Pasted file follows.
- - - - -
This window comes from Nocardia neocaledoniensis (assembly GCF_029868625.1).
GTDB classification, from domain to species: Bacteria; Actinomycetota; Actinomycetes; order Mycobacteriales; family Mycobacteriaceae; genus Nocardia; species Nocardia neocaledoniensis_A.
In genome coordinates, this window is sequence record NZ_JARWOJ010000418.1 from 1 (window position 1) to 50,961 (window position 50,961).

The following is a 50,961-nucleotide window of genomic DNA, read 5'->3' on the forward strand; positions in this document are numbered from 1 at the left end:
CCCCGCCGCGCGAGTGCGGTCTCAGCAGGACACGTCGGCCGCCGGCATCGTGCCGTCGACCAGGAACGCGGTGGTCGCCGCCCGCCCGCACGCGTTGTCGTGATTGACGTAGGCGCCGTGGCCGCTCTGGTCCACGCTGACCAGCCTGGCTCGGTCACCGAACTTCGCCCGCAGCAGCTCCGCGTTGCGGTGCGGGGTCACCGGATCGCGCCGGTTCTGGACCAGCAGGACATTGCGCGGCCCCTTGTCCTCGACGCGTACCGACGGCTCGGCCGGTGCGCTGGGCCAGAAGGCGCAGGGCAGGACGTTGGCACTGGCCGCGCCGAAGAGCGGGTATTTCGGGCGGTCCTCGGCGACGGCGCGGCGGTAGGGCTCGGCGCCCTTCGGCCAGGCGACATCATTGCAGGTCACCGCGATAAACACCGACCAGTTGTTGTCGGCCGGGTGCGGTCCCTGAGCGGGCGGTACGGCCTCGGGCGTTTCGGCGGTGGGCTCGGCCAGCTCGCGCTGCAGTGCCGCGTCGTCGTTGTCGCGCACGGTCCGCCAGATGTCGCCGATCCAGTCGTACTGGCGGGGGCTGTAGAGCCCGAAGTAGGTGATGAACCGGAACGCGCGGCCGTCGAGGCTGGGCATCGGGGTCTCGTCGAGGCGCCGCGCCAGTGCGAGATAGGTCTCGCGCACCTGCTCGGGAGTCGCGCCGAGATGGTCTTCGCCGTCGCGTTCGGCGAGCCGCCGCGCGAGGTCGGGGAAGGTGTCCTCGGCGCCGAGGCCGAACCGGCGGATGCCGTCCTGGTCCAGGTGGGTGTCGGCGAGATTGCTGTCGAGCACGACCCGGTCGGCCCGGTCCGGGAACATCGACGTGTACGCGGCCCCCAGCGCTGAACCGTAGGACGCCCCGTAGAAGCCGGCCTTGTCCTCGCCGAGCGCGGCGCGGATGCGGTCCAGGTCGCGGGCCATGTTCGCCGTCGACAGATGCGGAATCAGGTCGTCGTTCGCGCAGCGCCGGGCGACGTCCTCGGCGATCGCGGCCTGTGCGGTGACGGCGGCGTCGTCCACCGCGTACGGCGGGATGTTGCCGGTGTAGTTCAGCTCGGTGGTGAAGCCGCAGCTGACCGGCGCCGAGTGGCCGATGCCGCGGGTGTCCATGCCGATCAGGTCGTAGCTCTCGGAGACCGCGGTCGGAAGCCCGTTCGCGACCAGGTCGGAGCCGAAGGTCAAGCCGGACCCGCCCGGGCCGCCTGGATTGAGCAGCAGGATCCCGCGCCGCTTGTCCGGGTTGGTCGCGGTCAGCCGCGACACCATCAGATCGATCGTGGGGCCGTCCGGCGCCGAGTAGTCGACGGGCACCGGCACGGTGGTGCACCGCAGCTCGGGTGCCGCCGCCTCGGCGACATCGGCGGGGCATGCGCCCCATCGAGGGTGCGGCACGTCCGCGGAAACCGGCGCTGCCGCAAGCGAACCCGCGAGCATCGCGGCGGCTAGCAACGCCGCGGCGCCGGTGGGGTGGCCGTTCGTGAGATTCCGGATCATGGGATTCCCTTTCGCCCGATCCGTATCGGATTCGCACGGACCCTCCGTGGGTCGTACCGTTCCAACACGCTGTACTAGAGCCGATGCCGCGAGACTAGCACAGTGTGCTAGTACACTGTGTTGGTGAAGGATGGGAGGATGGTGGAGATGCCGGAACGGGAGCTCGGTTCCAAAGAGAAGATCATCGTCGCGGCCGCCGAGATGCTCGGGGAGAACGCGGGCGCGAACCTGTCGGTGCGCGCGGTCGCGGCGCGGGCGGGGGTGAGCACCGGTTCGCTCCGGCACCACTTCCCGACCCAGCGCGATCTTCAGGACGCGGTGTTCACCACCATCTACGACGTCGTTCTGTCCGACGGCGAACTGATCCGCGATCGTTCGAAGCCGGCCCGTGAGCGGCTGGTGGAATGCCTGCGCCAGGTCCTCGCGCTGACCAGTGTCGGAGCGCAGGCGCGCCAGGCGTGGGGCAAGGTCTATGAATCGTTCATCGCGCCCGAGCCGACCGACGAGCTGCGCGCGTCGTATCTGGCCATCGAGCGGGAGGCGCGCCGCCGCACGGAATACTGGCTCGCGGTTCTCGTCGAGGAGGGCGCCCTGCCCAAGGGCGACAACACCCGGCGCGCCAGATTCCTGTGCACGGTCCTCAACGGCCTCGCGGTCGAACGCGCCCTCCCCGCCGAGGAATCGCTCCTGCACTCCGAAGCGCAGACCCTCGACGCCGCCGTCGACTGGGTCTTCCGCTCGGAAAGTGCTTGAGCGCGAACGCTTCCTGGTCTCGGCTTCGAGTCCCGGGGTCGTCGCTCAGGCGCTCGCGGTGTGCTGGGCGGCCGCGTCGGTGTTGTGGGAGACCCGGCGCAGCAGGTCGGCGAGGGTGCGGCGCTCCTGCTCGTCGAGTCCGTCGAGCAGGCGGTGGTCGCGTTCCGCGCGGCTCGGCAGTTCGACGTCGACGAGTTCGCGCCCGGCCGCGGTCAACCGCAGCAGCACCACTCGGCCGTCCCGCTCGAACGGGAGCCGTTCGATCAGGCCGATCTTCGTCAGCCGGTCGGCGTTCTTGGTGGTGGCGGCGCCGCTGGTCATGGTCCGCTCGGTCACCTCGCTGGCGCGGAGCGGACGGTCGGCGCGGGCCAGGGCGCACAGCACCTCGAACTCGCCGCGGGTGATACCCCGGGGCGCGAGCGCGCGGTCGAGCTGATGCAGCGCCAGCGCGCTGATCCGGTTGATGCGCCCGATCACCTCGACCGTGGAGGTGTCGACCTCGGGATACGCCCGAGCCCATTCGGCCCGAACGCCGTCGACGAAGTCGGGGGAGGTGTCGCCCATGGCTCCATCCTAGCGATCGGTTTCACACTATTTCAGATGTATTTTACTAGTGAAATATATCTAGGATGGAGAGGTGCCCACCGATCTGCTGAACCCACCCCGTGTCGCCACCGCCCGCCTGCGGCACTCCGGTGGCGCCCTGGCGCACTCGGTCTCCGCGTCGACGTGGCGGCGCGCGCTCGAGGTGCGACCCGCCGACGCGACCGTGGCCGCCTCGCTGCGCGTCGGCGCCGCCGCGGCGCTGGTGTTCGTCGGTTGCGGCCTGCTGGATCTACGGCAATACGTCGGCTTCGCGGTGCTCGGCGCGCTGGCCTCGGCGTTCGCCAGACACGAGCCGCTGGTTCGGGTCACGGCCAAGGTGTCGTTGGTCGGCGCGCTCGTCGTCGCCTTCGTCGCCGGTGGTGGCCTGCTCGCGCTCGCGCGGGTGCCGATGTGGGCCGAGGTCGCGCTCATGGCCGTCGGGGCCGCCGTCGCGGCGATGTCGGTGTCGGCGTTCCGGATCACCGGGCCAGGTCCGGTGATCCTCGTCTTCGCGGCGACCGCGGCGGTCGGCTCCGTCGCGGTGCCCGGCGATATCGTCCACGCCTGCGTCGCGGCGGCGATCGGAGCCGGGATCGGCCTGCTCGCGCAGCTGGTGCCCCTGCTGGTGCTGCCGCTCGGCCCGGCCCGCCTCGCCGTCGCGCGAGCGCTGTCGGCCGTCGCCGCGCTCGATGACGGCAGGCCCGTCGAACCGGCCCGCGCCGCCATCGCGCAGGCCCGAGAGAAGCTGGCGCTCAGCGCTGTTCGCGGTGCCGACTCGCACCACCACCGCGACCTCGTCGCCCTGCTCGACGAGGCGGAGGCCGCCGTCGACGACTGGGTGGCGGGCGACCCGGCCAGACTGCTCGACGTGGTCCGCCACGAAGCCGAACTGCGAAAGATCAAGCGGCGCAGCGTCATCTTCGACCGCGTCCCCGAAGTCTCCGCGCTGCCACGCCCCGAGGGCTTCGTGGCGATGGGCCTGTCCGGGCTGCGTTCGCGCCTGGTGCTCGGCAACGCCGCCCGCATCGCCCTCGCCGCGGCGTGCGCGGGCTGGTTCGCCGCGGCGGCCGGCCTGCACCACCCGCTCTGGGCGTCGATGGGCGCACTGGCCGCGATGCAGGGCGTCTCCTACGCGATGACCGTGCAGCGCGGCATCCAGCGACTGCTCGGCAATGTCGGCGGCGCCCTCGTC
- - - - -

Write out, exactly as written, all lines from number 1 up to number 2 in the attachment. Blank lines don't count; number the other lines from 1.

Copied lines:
This window comes from Nocardia neocaledoniensis (assembly GCF_029868625.1).
GTDB classification, from domain to species: Bacteria; Actinomycetota; Actinomycetes; order Mycobacteriales; family Mycobacteriaceae; genus Nocardia; species Nocardia neocaledoniensis_A.